Our View: Emerald's future is in our hands


Editorial Board, June 2009 to September 2009

  • Suzanne Schlicht, general manager
  • Brent Boyer, editor
  • Mike Lawrence, city editor
  • Tom Ross, reporter
  • Grant Fenton, community representative
  • Paul Strong, community representative

Contact the editorial board at (970) 871-4221 or editor@steamboatpilot.com. Would you like to be a member of the board? Fill out a letter of interest now.

We applaud last week's action by Secretary of the Interior Ken Salazar to preserve a 4,139-acre Emerald Mountain parcel from energy and mineral development for the next 20 years.

Salazar's signature put a capstone on a conservation effort that stretches back to 1993, when city committees began discussing the idea of public recreation and trails on Emerald Mountain to complement the adjacent Howelsen Hill. The effort culminated in the February 2007 completion of a massive land swap, in which the Bureau of Land Management gave the Colorado State Land Board more than 15,400 acres of federal land - on 123 isolated parcels scattered throughout Routt County - in exchange for the consolidated Emerald Mountain parcel.

Although Salazar's action might seem like a formality, the significance of preserving Emerald Mountain from mineral lease applications should not be overlooked.

"That only happens with a secretary order or an act of Congress," said John Husband, field manager for the BLM's Little Snake Field Office in Craig. "Short of that, public lands are available for mineral entry."

Hopefully, Salazar's action will spur a renewed effort by local citizens to volunteer their time and energy toward future management of Emerald Mountain, which is an incredible public asset.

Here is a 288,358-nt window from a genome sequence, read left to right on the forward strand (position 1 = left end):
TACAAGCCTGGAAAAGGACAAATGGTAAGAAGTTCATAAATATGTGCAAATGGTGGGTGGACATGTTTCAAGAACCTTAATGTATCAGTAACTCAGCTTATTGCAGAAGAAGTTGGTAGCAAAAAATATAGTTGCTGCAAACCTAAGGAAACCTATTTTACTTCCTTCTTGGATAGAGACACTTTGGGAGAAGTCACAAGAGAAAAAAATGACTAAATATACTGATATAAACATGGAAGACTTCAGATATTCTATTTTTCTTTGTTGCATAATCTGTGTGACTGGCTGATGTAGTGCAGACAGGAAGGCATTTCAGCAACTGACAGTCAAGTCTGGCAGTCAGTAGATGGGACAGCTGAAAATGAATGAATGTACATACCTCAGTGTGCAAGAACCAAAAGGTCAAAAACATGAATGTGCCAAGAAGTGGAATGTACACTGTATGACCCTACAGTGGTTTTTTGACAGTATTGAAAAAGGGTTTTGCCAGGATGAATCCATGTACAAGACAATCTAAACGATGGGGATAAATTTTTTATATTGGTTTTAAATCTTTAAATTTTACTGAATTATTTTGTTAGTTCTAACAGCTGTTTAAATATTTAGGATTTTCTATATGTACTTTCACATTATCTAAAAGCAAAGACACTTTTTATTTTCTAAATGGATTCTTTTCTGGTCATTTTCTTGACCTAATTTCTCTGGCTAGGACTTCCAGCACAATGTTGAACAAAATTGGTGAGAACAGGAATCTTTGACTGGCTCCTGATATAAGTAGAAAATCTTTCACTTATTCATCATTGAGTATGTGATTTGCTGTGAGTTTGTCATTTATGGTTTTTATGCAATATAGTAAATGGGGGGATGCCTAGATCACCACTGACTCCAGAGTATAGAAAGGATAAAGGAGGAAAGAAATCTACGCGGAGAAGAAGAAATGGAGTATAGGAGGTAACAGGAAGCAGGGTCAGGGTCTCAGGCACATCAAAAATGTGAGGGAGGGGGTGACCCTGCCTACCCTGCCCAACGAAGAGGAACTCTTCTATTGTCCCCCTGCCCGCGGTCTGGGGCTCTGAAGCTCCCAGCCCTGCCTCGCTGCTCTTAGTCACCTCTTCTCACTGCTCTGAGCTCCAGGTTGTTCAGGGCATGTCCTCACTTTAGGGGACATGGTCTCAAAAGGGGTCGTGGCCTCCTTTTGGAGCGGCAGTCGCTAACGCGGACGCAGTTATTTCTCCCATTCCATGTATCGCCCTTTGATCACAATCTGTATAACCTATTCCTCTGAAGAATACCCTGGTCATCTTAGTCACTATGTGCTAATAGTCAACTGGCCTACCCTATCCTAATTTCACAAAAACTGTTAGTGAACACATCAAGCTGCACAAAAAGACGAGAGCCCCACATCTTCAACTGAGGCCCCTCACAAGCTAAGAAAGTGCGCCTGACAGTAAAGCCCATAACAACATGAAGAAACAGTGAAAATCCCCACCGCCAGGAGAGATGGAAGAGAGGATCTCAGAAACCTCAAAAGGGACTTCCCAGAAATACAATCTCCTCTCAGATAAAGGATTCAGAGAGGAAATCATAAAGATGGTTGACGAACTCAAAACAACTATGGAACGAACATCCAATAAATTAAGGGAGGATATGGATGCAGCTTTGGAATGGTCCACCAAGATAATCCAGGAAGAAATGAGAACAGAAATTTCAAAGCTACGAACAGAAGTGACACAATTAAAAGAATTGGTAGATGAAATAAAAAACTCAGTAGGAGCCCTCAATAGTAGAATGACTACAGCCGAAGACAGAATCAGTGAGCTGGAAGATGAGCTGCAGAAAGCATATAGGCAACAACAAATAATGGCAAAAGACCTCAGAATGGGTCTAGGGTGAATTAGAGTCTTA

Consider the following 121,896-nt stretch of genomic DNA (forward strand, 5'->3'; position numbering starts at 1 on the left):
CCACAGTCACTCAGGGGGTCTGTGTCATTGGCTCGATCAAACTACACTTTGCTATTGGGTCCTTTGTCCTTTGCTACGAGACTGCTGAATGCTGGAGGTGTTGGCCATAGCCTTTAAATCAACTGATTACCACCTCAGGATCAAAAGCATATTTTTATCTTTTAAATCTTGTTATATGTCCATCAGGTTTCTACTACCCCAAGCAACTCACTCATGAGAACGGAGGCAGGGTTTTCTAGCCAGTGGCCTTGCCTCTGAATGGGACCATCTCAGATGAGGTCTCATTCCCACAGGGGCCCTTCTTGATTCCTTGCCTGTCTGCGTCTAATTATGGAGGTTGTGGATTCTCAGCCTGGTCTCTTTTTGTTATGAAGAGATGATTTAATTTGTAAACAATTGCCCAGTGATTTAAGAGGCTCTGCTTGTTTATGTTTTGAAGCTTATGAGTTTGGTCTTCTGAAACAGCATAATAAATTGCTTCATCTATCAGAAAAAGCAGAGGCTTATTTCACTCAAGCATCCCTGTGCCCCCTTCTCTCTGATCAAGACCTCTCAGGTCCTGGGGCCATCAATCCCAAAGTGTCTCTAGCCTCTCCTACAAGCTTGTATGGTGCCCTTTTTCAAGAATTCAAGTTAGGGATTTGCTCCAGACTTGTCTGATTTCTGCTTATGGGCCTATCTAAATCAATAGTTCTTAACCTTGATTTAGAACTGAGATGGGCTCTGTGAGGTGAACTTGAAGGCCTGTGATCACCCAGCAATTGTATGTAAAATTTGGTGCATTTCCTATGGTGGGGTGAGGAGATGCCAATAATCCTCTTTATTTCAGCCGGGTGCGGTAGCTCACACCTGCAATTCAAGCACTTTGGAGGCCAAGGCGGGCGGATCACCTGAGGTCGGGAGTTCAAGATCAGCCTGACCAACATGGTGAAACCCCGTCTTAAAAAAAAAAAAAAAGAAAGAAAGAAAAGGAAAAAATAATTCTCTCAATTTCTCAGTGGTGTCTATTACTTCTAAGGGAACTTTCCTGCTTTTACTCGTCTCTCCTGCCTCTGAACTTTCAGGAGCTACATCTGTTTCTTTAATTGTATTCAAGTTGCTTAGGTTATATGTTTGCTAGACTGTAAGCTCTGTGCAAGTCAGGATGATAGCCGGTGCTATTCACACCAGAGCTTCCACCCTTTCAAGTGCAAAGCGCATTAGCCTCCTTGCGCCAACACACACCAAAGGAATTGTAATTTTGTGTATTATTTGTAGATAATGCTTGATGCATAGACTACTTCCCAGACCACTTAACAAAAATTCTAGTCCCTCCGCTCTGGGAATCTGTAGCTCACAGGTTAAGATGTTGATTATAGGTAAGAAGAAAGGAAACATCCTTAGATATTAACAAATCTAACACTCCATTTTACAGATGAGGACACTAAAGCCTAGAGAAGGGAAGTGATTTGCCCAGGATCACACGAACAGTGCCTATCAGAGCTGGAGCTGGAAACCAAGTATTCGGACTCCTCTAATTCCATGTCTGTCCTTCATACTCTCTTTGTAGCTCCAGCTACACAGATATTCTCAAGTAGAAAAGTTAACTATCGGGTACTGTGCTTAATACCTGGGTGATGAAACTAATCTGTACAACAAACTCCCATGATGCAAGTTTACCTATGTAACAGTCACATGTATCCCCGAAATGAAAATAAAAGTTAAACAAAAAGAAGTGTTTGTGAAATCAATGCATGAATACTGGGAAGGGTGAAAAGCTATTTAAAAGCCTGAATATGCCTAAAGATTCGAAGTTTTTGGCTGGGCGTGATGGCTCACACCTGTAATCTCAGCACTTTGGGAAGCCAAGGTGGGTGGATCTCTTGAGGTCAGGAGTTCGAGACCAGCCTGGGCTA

But the BLM can only do so much.

The Little Snake Field Office oversees a total of about 1.3 million acres of federal land in Moffat, Routt and Rio Blanco counties. Husband said that although the BLM has funding this year for Emerald Mountain projects including completion of the Ridge Trail, their resources are limited.

"Certainly, BLM is going to be managing the (Emerald) area for public benefit and access, and we're going to continue to work on the area for adequate signing and trails : our funding only goes so far," he said Tuesday. "We only have so many employees."

The Steamboat community already has shown a strong willingness to step forward for Emerald Mountain.

The Emerald Mountain Partnership, a group of concerned citizens and local government officials, spearheaded work that resulted in the land swap. And although that group has grown dormant since the deal was completed, its nonprofit status still is valid.

Gina Robison, recreation planner at the BLM Little Snake office, credited the Routt County Riders biking club for helping with trail planning. Robison added that the Rocky Mountain Youth Corps is doing trail work on Emerald.

Robison said if all those interested groups collaborated, the result would be an "astronomical" benefit for the BLM.

"We're definitely looking for groups to get together and manage (the Emerald Mountain parcel) for us, so to speak," Robison said. "It is public land."

Husband and Robison said that a community partnership could hold fundraisers, for example, that could help pay for trail work and development on Emerald.

"Anything that we do out there requires funding," Robison said, noting that the federal government cannot hold such fundraisers.

A renewed community partnership also would enable different users of Emerald Mountain and surrounding landowners to have an impact on the area's management - "If you don't raise your voice, you're not going to get heard," Robison noted.

Those interested in helping shape Emerald's future can contact Robison at 826-5083 or gina_robison@blm.gov.

The hard work of preserving the land is completed. But much work remains to ensure and make the most of Emerald Mountain's future.


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